Feeds

NASA denies cover-up on airline safety

Nothing to see here

Intelligent flash storage arrays

NASA has denied covering up its first survey of airline pilots on safety, despite releasing the figures late on New Year's Eve and in pdf format rather than Excel files, making independent number-crunching more difficult.

The National Aviation Operational Monitoring Service talked to 8,000 pilots between April 2001 and December 2004. It received more than 25,000 responses to its survey.

Early indications suggested that the research found that incidents like near-misses and runway problems occur much more often than previously believed.

But NASA's decision to redact the information and to only publish it in pdf format severely limited the media's ability to interpret the data, and sparked suggestions it was burying bad news.

Whole rows and columns of data have been removed in order to maintain anonymity, rows were also reordered and individual entries were selectively edited.

NASA originally delayed releasing any of the information because of fears it would damage the aviation industry. NASA spent $11m on the research.

NASA administrator Michael Griffin said the information was not of any interest to travellers. Griffin said the agency was not intending to do any more work with the data which was collected to test different methods of gathering data rather than to prove anything about airline safety.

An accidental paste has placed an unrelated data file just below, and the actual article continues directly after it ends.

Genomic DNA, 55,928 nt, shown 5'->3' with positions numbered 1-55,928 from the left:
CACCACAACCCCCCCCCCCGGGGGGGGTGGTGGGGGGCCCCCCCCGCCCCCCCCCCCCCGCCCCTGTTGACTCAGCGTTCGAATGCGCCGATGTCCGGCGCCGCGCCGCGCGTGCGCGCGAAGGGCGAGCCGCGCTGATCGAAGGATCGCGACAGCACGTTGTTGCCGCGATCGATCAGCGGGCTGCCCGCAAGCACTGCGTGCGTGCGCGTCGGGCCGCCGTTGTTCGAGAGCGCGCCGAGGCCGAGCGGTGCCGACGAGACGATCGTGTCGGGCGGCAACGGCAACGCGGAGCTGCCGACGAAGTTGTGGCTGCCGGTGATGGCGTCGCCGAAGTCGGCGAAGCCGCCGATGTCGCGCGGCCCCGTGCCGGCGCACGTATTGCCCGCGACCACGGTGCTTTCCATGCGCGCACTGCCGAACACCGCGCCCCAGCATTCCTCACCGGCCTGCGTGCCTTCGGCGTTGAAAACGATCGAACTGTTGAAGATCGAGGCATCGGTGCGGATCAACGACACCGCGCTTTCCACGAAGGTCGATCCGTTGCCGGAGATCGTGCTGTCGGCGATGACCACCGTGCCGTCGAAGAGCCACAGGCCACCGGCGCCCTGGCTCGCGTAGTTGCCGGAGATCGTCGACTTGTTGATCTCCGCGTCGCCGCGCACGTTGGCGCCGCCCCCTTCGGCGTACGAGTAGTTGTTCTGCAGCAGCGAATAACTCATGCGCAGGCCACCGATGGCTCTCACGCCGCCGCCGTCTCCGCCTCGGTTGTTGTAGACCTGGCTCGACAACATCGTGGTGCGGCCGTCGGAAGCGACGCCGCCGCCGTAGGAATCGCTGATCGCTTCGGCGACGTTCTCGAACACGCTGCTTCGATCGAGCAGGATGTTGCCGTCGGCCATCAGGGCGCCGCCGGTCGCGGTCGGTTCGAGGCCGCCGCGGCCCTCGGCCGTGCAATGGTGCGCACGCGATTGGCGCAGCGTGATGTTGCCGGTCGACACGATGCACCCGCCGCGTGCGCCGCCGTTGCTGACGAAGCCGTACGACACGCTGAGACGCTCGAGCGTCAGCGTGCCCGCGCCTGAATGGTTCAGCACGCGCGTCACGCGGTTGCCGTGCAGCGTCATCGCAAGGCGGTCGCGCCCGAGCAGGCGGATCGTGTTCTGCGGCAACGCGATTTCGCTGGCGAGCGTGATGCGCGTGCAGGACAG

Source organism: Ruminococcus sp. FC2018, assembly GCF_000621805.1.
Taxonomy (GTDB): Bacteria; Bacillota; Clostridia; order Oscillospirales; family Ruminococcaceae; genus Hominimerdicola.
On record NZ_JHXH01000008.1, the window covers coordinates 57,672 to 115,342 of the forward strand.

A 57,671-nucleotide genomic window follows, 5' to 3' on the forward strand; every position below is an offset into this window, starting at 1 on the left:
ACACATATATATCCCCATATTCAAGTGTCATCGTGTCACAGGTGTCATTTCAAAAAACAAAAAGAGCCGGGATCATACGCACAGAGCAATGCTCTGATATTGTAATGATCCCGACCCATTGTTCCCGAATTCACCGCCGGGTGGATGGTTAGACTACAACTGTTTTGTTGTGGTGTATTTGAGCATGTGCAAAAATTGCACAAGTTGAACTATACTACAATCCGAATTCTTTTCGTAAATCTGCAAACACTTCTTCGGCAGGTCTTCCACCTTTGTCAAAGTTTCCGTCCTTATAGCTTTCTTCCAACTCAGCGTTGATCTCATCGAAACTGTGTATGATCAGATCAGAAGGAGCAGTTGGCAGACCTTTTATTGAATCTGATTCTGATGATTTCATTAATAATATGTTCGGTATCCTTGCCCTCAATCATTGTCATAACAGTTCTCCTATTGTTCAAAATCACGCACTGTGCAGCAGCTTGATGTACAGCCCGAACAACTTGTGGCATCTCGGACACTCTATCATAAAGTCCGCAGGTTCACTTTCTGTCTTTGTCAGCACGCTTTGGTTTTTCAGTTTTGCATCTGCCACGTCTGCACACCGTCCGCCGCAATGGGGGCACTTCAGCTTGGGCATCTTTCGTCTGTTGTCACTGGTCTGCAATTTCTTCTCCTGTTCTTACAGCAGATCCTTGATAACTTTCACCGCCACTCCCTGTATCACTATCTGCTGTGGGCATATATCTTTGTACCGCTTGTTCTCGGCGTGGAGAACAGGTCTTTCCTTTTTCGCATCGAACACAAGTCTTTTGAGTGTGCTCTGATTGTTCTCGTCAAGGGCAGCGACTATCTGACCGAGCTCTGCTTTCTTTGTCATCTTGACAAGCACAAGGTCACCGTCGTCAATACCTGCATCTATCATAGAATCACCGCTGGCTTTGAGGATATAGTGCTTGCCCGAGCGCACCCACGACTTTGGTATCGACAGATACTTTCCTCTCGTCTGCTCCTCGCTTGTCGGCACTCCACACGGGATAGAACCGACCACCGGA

The space agency all but disowned its own data. A disclaimer on its website warned that neither the survey responses nor the data had been peer-reviewed. Therefore NASA warned: "No product of the NAOMS project, including the survey methodology, the survey responses, and any analysis of the responses, should be viewed or considered at this stage as having been validated."

US politicians have promised to push NASA to release more information. The survey was originally to be extended to include airline mechanics and cabin staff.

More from NASA here, and the New York Times here. ®

Internet Security Threat Report 2014

More from The Register

next story
Renewable energy 'simply WON'T WORK': Top Google engineers
Windmills, solar, tidal - all a 'false hope', say Stanford PhDs
SEX BEAST SEALS may be egging each other on to ATTACK PENGUINS
Boffin: 'I think the behaviour is increasing in frequency'
HUMAN DNA 'will be FOUND ON MOON' – rockin' boffin Brian Cox
Crowdfund plan to stimulate Blighty's space programme
Post-pub nosh neckfiller: The MIGHTY Scotch egg
Off to the boozer? This delicacy might help mitigate the effects
I'M SO SORRY, sobs Rosetta Brit boffin in 'sexist' sexy shirt storm
'He is just being himself' says proud mum of larger-than-life physicist
NASA launches new climate model at SC14
75 days of supercomputing later ...
Britain's HUMAN DNA-strewing Moon mission rakes in £200k
3 days, and Kickstarter moves lander 37% nearer takeoff
prev story

Whitepapers

Why and how to choose the right cloud vendor
The benefits of cloud-based storage in your processes. Eliminate onsite, disk-based backup and archiving in favor of cloud-based data protection.
Forging a new future with identity relationship management
Learn about ForgeRock's next generation IRM platform and how it is designed to empower CEOS's and enterprises to engage with consumers.
Reg Reader Research: SaaS based Email and Office Productivity Tools
Read this Reg reader report which provides advice and guidance for SMBs towards the use of SaaS based email and Office productivity tools.
Getting ahead of the compliance curve
Learn about new services that make it easy to discover and manage certificates across the enterprise and how to get ahead of the compliance curve.
Top 5 reasons to deploy VMware with Tegile
Data demand and the rise of virtualization is challenging IT teams to deliver storage performance, scalability and capacity that can keep up, while maximizing efficiency.